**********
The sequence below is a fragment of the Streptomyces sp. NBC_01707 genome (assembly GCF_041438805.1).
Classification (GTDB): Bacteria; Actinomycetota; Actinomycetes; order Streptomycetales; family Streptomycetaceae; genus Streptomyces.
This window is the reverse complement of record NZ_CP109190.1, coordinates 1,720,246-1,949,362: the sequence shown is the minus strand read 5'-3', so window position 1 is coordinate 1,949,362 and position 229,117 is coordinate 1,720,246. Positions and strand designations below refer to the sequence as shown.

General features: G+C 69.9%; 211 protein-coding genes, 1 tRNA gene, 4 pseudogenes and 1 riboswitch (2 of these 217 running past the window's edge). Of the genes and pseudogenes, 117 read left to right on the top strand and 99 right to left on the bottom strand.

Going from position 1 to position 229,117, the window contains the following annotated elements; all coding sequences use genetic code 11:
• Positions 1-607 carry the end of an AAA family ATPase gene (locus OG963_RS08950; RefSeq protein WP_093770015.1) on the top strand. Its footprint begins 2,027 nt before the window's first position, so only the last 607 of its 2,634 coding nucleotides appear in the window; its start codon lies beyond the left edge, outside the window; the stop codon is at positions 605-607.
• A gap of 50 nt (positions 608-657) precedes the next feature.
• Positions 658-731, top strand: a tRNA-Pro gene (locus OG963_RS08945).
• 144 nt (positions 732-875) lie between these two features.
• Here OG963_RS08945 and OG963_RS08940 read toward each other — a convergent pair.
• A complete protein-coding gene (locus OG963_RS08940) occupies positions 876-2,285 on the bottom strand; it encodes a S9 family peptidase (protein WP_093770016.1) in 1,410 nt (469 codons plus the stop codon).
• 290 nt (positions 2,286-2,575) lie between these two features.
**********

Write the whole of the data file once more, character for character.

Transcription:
The sequence below is a fragment of the Streptomyces sp. NBC_01707 genome (assembly GCF_041438805.1).
Classification (GTDB): Bacteria; Actinomycetota; Actinomycetes; order Streptomycetales; family Streptomycetaceae; genus Streptomyces.
This window is the reverse complement of record NZ_CP109190.1, coordinates 1,720,246-1,949,362: the sequence shown is the minus strand read 5'-3', so window position 1 is coordinate 1,949,362 and position 229,117 is coordinate 1,720,246. Positions and strand designations below refer to the sequence as shown.

General features: G+C 69.9%; 211 protein-coding genes, 1 tRNA gene, 4 pseudogenes and 1 riboswitch (2 of these 217 running past the window's edge). Of the genes and pseudogenes, 117 read left to right on the top strand and 99 right to left on the bottom strand.

Going from position 1 to position 229,117, the window contains the following annotated elements; all coding sequences use genetic code 11:
• Positions 1-607 carry the end of an AAA family ATPase gene (locus OG963_RS08950; RefSeq protein WP_093770015.1) on the top strand. Its footprint begins 2,027 nt before the window's first position, so only the last 607 of its 2,634 coding nucleotides appear in the window; its start codon lies beyond the left edge, outside the window; the stop codon is at positions 605-607.
• A gap of 50 nt (positions 608-657) precedes the next feature.
• Positions 658-731, top strand: a tRNA-Pro gene (locus OG963_RS08945).
• 144 nt (positions 732-875) lie between these two features.
• Here OG963_RS08945 and OG963_RS08940 read toward each other — a convergent pair.
• A complete protein-coding gene (locus OG963_RS08940) occupies positions 876-2,285 on the bottom strand; it encodes a S9 family peptidase (protein WP_093770016.1) in 1,410 nt (469 codons plus the stop codon).
• 290 nt (positions 2,286-2,575) lie between these two features.